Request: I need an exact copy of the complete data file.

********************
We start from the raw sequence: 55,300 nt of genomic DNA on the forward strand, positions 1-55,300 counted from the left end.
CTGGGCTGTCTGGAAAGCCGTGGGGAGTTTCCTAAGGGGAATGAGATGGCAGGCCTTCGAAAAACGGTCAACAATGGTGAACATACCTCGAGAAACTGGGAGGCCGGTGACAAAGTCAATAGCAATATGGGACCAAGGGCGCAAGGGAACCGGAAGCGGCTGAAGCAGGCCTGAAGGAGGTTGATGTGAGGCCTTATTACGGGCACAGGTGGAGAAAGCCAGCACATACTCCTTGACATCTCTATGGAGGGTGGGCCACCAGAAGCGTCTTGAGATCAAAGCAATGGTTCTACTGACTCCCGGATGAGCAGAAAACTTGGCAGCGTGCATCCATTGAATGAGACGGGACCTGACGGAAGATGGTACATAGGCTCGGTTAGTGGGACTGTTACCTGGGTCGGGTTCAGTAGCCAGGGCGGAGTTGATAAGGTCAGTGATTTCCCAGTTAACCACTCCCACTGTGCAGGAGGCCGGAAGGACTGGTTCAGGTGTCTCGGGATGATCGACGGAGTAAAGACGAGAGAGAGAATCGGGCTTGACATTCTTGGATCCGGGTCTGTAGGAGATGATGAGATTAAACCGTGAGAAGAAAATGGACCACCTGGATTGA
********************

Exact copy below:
We start from the raw sequence: 55,300 nt of genomic DNA on the forward strand, positions 1-55,300 counted from the left end.
CTGGGCTGTCTGGAAAGCCGTGGGGAGTTTCCTAAGGGGAATGAGATGGCAGGCCTTCGAAAAACGGTCAACAATGGTGAACATACCTCGAGAAACTGGGAGGCCGGTGACAAAGTCAATAGCAATATGGGACCAAGGGCGCAAGGGAACCGGAAGCGGCTGAAGCAGGCCTGAAGGAGGTTGATGTGAGGCCTTATTACGGGCACAGGTGGAGAAAGCCAGCACATACTCCTTGACATCTCTATGGAGGGTGGGCCACCAGAAGCGTCTTGAGATCAAAGCAATGGTTCTACTGACTCCCGGATGAGCAGAAAACTTGGCAGCGTGCATCCATTGAATGAGACGGGACCTGACGGAAGATGGTACATAGGCTCGGTTAGTGGGACTGTTACCTGGGTCGGGTTCAGTAGCCAGGGCGGAGTTGATAAGGTCAGTGATTTCCCAGTTAACCACTCCCACTGTGCAGGAGGCCGGAAGGACTGGTTCAGGTGTCTCGGGATGATCGACGGAGTAAAGACGAGAGAGAGAATCGGGCTTGACATTCTTGGATCCGGGTCTGTAGGAGATGATGAGATTAAACCGTGAGAAGAAAATGGACCACCTGGATTGA